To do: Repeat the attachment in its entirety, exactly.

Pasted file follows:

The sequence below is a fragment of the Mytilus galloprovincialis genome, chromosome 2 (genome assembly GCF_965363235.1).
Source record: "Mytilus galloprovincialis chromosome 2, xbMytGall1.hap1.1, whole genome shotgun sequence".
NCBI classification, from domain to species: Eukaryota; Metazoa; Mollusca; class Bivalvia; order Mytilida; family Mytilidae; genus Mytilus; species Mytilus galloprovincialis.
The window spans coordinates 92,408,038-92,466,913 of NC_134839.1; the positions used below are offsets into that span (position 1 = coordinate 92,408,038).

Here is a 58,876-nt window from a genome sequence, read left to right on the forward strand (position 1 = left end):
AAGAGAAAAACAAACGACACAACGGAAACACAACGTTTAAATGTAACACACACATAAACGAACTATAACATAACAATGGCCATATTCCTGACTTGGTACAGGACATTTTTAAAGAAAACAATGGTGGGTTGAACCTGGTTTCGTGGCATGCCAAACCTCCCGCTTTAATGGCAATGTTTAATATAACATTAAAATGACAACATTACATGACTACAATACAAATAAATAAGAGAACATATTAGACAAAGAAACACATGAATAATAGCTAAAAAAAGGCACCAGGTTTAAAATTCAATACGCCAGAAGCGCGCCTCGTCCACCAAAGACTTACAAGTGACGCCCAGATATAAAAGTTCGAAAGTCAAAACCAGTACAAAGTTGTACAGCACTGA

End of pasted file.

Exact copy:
The sequence below is a fragment of the Mytilus galloprovincialis genome, chromosome 2 (genome assembly GCF_965363235.1).
Source record: "Mytilus galloprovincialis chromosome 2, xbMytGall1.hap1.1, whole genome shotgun sequence".
NCBI classification, from domain to species: Eukaryota; Metazoa; Mollusca; class Bivalvia; order Mytilida; family Mytilidae; genus Mytilus; species Mytilus galloprovincialis.
The window spans coordinates 92,408,038-92,466,913 of NC_134839.1; the positions used below are offsets into that span (position 1 = coordinate 92,408,038).

Here is a 58,876-nt window from a genome sequence, read left to right on the forward strand (position 1 = left end):
AAGAGAAAAACAAACGACACAACGGAAACACAACGTTTAAATGTAACACACACATAAACGAACTATAACATAACAATGGCCATATTCCTGACTTGGTACAGGACATTTTTAAAGAAAACAATGGTGGGTTGAACCTGGTTTCGTGGCATGCCAAACCTCCCGCTTTAATGGCAATGTTTAATATAACATTAAAATGACAACATTACATGACTACAATACAAATAAATAAGAGAACATATTAGACAAAGAAACACATGAATAATAGCTAAAAAAAGGCACCAGGTTTAAAATTCAATACGCCAGAAGCGCGCCTCGTCCACCAAAGACTTACAAGTGACGCCCAGATATAAAAGTTCGAAAGTCAAAACCAGTACAAAGTTGTACAGCACTGA